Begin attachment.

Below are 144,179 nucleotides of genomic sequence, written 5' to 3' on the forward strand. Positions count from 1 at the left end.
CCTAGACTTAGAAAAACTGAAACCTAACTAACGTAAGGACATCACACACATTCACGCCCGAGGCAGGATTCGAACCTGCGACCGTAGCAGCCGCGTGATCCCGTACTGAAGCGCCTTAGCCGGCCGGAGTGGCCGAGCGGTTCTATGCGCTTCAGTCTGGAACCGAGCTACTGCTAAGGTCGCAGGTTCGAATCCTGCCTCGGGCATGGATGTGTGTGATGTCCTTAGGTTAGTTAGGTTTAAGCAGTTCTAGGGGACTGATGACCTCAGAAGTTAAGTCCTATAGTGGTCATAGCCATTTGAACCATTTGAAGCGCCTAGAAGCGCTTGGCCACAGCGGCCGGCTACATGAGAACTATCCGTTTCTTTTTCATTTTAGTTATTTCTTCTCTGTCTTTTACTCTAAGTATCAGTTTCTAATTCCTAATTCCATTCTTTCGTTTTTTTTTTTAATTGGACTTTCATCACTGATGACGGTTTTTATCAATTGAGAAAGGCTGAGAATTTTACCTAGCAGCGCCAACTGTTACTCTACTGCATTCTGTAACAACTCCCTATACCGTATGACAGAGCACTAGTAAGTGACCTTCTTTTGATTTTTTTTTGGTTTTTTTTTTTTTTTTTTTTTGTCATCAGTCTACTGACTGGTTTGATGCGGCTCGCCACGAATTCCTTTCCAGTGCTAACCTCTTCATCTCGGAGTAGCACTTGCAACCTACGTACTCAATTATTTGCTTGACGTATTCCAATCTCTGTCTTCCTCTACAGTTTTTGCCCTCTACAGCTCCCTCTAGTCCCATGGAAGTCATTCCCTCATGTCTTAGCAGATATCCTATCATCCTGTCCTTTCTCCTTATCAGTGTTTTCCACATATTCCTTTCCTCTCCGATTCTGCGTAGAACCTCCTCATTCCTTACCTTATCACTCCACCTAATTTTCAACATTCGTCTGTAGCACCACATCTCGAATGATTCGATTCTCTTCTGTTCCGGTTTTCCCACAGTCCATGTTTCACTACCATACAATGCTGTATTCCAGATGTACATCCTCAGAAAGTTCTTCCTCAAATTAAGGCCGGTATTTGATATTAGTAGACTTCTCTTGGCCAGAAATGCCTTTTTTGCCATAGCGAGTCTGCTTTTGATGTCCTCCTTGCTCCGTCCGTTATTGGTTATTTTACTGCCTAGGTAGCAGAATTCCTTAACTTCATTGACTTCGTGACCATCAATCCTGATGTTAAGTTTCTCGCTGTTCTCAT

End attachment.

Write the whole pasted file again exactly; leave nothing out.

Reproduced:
Below are 144,179 nucleotides of genomic sequence, written 5' to 3' on the forward strand. Positions count from 1 at the left end.
CCTAGACTTAGAAAAACTGAAACCTAACTAACGTAAGGACATCACACACATTCACGCCCGAGGCAGGATTCGAACCTGCGACCGTAGCAGCCGCGTGATCCCGTACTGAAGCGCCTTAGCCGGCCGGAGTGGCCGAGCGGTTCTATGCGCTTCAGTCTGGAACCGAGCTACTGCTAAGGTCGCAGGTTCGAATCCTGCCTCGGGCATGGATGTGTGTGATGTCCTTAGGTTAGTTAGGTTTAAGCAGTTCTAGGGGACTGATGACCTCAGAAGTTAAGTCCTATAGTGGTCATAGCCATTTGAACCATTTGAAGCGCCTAGAAGCGCTTGGCCACAGCGGCCGGCTACATGAGAACTATCCGTTTCTTTTTCATTTTAGTTATTTCTTCTCTGTCTTTTACTCTAAGTATCAGTTTCTAATTCCTAATTCCATTCTTTCGTTTTTTTTTTTAATTGGACTTTCATCACTGATGACGGTTTTTATCAATTGAGAAAGGCTGAGAATTTTACCTAGCAGCGCCAACTGTTACTCTACTGCATTCTGTAACAACTCCCTATACCGTATGACAGAGCACTAGTAAGTGACCTTCTTTTGATTTTTTTTTGGTTTTTTTTTTTTTTTTTTTTTGTCATCAGTCTACTGACTGGTTTGATGCGGCTCGCCACGAATTCCTTTCCAGTGCTAACCTCTTCATCTCGGAGTAGCACTTGCAACCTACGTACTCAATTATTTGCTTGACGTATTCCAATCTCTGTCTTCCTCTACAGTTTTTGCCCTCTACAGCTCCCTCTAGTCCCATGGAAGTCATTCCCTCATGTCTTAGCAGATATCCTATCATCCTGTCCTTTCTCCTTATCAGTGTTTTCCACATATTCCTTTCCTCTCCGATTCTGCGTAGAACCTCCTCATTCCTTACCTTATCACTCCACCTAATTTTCAACATTCGTCTGTAGCACCACATCTCGAATGATTCGATTCTCTTCTGTTCCGGTTTTCCCACAGTCCATGTTTCACTACCATACAATGCTGTATTCCAGATGTACATCCTCAGAAAGTTCTTCCTCAAATTAAGGCCGGTATTTGATATTAGTAGACTTCTCTTGGCCAGAAATGCCTTTTTTGCCATAGCGAGTCTGCTTTTGATGTCCTCCTTGCTCCGTCCGTTATTGGTTATTTTACTGCCTAGGTAGCAGAATTCCTTAACTTCATTGACTTCGTGACCATCAATCCTGATGTTAAGTTTCTCGCTGTTCTCAT